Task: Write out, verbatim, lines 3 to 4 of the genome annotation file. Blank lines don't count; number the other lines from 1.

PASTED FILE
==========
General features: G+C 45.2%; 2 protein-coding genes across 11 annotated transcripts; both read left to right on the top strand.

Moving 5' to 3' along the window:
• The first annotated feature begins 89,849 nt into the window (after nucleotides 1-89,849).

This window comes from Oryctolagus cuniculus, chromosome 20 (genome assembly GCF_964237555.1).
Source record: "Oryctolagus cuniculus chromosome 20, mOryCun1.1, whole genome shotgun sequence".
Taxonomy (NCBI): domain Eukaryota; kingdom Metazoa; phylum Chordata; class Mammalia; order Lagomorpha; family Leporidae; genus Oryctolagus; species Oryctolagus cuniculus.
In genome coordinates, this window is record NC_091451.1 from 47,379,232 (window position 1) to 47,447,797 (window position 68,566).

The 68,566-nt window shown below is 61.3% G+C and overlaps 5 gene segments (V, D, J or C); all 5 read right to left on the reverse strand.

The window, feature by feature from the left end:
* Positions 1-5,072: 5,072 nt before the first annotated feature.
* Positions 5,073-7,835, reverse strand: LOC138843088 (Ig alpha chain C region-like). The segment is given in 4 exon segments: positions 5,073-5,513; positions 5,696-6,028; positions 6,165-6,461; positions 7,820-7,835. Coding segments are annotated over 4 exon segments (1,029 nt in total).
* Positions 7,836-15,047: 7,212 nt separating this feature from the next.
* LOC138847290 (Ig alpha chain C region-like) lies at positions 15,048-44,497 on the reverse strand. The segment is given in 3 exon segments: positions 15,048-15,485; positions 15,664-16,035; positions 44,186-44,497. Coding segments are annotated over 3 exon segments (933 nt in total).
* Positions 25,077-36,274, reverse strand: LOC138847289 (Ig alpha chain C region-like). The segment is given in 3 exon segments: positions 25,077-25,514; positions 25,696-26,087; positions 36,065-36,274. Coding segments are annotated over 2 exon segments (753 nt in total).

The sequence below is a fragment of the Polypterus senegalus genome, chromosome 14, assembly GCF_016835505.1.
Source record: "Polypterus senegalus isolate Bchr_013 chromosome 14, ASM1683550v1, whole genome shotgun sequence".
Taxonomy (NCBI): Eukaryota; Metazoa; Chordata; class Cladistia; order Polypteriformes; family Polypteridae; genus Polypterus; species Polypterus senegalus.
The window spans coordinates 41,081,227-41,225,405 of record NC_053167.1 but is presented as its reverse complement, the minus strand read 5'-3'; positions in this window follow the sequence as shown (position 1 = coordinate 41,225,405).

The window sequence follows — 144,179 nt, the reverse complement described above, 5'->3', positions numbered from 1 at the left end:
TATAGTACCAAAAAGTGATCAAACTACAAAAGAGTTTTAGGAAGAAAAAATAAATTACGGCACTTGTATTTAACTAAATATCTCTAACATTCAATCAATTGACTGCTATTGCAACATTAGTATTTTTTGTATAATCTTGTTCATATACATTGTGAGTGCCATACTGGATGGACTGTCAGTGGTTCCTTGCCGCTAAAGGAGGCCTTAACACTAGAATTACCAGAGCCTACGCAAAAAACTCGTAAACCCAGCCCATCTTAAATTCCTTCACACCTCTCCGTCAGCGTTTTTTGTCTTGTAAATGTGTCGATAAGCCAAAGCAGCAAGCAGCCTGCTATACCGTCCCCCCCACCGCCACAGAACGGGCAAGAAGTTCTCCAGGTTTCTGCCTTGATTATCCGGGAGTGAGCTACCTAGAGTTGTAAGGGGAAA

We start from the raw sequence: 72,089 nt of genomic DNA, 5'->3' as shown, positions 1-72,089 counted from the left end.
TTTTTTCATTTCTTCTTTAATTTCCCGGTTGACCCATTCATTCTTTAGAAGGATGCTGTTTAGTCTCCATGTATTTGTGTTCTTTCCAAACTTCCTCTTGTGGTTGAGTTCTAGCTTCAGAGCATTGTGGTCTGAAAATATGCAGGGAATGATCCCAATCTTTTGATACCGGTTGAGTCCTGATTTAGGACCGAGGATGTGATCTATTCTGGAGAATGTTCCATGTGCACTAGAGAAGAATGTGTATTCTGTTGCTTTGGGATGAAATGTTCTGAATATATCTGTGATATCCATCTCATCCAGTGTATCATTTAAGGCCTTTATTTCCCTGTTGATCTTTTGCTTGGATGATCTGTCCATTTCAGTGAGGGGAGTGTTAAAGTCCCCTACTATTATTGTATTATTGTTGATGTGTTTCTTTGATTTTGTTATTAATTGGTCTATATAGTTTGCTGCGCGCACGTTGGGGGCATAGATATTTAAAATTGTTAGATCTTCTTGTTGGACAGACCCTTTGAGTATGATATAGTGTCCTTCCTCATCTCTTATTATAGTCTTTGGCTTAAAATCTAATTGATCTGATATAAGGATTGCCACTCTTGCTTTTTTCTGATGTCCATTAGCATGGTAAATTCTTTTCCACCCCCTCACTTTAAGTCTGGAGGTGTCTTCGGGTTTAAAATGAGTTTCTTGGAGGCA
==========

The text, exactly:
• The first annotated feature begins 89,849 nt into the window (after nucleotides 1-89,849).

This window comes from Oryctolagus cuniculus, chromosome 20 (genome assembly GCF_964237555.1).